Even if you’re currently working for a company that offers “unlimited holiday” or has a much heralded policy that allows you to carry time over from one year to the next, you’re probably not taking enough.
Yes, that statement’s a guess.
But it’s a guess based on fairly accurate statistics. According to this, half of UK employees don’t take all of their allowance. And the same report says that even when away, 44% of UK employees do some work.
While the UK may be a slightly smaller sample size than other countries, in 2014 in the US, workers took on average 51% of the time off they were allowed. Given that the majority of US companies allocate a small amount of ‘vacation’ time in comparison to other countries, that’s a lot of time at work.
In recruitment this is probably a bigger problem than other industries. And usually, even with a boss who applauds you handing in holiday requests (if there is such a thing), it’s rare to take all of your time.
It’s pretty obvious why.
To have money to go on holiday, requires you to make placements. To make placements you need to be in the office. In a way, this is the brilliance of unlimited holiday in a meritocratic job.
The truth of it is however, if you’re not taking enough downtime from your job, you’ll burnout.
So how do you do it? How do you combine not working yourself into an early grave, and being a success in recruitment?
As it’s August, a time where most of your clients and candidates decide they don’t want to speak to you. Here are some handy tips…
Last minute trips are great, and will create a raft of excitement as soon as they’re booked. One thing they won’t do however is provide prolonged build up and eagerness. This is important because it gives you focus.
Firstly, you’re not worried about trying to book anything, and can focus on work. Secondly, once everything’s been booked you can get your head down and focus on having enough spending money. When that date finally arrives you can skip out the office at end of play with a knowing smile, rather than a worried smirk, wondering if the AirBnb host will accept in time.
There are countless reasons for this step. First off, a holiday where you’re constantly checking work emails to see how your interviews are going isn’t a holiday. It may also cost you an arm and a leg in data and overseas calls.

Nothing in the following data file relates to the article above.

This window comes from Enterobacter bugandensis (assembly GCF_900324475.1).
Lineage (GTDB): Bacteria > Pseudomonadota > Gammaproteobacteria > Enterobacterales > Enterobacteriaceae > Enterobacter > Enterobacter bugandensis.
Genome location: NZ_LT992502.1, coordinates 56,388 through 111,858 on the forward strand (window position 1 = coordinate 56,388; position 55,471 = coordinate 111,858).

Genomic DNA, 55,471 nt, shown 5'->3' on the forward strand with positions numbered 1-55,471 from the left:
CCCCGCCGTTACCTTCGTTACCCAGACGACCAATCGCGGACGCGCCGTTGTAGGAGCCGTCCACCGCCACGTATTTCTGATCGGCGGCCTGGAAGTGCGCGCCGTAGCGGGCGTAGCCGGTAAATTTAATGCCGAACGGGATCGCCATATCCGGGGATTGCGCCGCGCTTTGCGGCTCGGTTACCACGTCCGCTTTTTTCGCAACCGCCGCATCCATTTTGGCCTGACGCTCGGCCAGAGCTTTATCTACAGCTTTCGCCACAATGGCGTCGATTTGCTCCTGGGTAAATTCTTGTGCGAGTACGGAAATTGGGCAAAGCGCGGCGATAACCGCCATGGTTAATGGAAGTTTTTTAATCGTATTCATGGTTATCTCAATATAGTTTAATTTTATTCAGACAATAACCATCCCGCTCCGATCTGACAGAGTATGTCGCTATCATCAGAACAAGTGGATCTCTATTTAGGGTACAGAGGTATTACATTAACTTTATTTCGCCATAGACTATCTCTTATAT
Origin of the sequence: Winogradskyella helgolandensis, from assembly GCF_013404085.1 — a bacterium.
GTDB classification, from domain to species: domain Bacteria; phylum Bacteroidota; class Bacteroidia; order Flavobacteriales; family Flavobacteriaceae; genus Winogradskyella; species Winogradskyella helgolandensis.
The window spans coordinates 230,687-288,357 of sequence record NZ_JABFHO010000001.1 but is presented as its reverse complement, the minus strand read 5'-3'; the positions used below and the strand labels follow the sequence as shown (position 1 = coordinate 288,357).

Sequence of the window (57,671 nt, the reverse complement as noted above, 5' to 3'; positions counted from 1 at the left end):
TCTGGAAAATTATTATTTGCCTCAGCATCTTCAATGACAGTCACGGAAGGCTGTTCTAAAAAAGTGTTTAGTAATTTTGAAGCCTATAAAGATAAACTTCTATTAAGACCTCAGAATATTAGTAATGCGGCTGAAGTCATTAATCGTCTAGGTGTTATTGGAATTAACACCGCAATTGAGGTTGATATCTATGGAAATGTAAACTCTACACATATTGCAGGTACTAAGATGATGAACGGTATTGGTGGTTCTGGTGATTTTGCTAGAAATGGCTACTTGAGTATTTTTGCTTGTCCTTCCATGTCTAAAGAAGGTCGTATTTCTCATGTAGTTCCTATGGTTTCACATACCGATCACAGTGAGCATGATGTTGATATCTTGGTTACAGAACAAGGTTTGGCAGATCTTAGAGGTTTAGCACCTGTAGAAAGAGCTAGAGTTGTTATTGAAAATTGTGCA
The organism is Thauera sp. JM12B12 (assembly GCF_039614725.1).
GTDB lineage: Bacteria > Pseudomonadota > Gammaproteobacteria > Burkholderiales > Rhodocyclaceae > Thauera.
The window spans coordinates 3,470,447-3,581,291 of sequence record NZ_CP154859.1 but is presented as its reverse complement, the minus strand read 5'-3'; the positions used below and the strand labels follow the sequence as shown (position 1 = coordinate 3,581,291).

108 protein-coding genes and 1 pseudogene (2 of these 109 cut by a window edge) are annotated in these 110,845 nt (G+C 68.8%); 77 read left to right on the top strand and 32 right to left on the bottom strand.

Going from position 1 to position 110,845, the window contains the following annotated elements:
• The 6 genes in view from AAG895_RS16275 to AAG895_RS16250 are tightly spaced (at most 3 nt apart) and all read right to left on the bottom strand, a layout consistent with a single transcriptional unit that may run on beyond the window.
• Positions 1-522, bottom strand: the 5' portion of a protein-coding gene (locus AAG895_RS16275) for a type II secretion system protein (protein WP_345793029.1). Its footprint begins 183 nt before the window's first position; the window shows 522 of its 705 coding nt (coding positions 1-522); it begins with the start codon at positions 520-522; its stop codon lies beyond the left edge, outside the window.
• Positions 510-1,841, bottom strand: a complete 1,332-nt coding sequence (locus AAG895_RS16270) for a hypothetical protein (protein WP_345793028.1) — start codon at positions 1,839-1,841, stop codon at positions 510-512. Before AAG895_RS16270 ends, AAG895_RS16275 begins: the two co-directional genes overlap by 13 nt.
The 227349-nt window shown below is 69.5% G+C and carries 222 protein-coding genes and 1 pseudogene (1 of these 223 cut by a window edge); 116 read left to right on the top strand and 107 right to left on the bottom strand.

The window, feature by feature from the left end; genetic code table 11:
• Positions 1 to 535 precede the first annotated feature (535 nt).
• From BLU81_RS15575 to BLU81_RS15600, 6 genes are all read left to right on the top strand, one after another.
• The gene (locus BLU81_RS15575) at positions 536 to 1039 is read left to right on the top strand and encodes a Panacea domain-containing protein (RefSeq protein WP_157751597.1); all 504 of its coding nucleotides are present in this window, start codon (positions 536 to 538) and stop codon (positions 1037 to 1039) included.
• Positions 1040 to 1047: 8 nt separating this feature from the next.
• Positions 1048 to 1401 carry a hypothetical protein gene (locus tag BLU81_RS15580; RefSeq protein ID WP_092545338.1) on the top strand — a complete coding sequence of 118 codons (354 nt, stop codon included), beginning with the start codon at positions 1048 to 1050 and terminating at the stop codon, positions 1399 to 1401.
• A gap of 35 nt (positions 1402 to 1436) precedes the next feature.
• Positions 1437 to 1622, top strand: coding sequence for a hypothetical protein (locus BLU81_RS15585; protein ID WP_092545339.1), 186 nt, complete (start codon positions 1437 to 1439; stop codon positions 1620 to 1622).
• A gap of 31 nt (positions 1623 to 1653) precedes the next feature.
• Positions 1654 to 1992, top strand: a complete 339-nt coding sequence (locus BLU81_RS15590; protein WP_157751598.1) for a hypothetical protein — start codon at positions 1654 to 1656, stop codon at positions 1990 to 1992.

You need to leave your work with a colleague who’s actually capable and content to look after your work alongside theirs. If this means your boss, then so be it.
They’re getting the lion’s share of that fee right?
The more information you provide on your pipeline before you leave the office, the less chance you have of being contacted whilst you’re away. And the higher the chance of that pipeline delivering placements. It also means you can (dare I suggest it) turn off your work phone. Not thinking about work in any way is crucial to relaxing.
This pointer is fairly obvious, but it does come in many forms. Firstly, you need to make sure your time away from the office is long enough.
An extended weekend break to a city is lovely. But it’s hardly going to blow away the cobwebs and leave you feeling tranquil. Many studies suggest that two weeks break from work is paramount to getting any benefit. Only going for a week will mean by the time you’ve unwound, it’s time to head back to the airport.
Similarly however, breaks longer than two weeks often prove counter productive. Meaning your happiness on holiday can plateau around day 8, and coming back, the benefits will only last for approximately 1 month.
If you’re doing well you’ll no doubt have company holidays. And while it’s great to win a company incentive to be whisked away for an all expenses trip, it’s likely the expense in this case is damage to your liver and not conducive to rest and relaxation.
Don’t mistake a “club trip” or “boozy holiday” with a relaxing getaway.
A ‘mastery experience’ is something that significantly adds to your enjoyment when away from work. This means a challenging, mentally absorbing (and therefore rewarding) experience. Whether this is as simple as a game of chess, reading a book or adventuring to a place you’ve never been.
Turning off from your normal routine and thinking about other things will increase your capability to switch back on when the time comes to return to work.
Snowboarding in another continent for example is dramatically different to working in a recruitment office. There’s not much substitute for gliding over powder down the side of a mountain.
The “post holiday blues” is something many people will feel returning to work. No matter how amazing your trip was, there’s always likely to be a slight hangover on your first morning back at your desk. Emotional or literal.
The easiest way to combat this, is to never leave yourself without something to look forward to. This is a tip I learnt from a good friend in the tourism industry…
Always have a holiday booked in your diary.
This is where small trips come in well. City breaks and extended weekends away will mean you’ve always got an aim. It’s easier to do this than you think too. Just make sure you plan ahead and it’ll be plain sailing.
Many employers are now realising that it’s better to have a fully rested, firing-on-all-cylinders Consultant in their midst than one who’s worked so hard they’re a walking ornament. The good news is, taking regular and relaxing holidays will make you a better Recruiter.
You’ll make more placements, more money and will be happier and healthier.
You’ll also probably stay at your company longer if they’re supportive of this rest. Which means you’ll be more stable and your billings will continue to rise.
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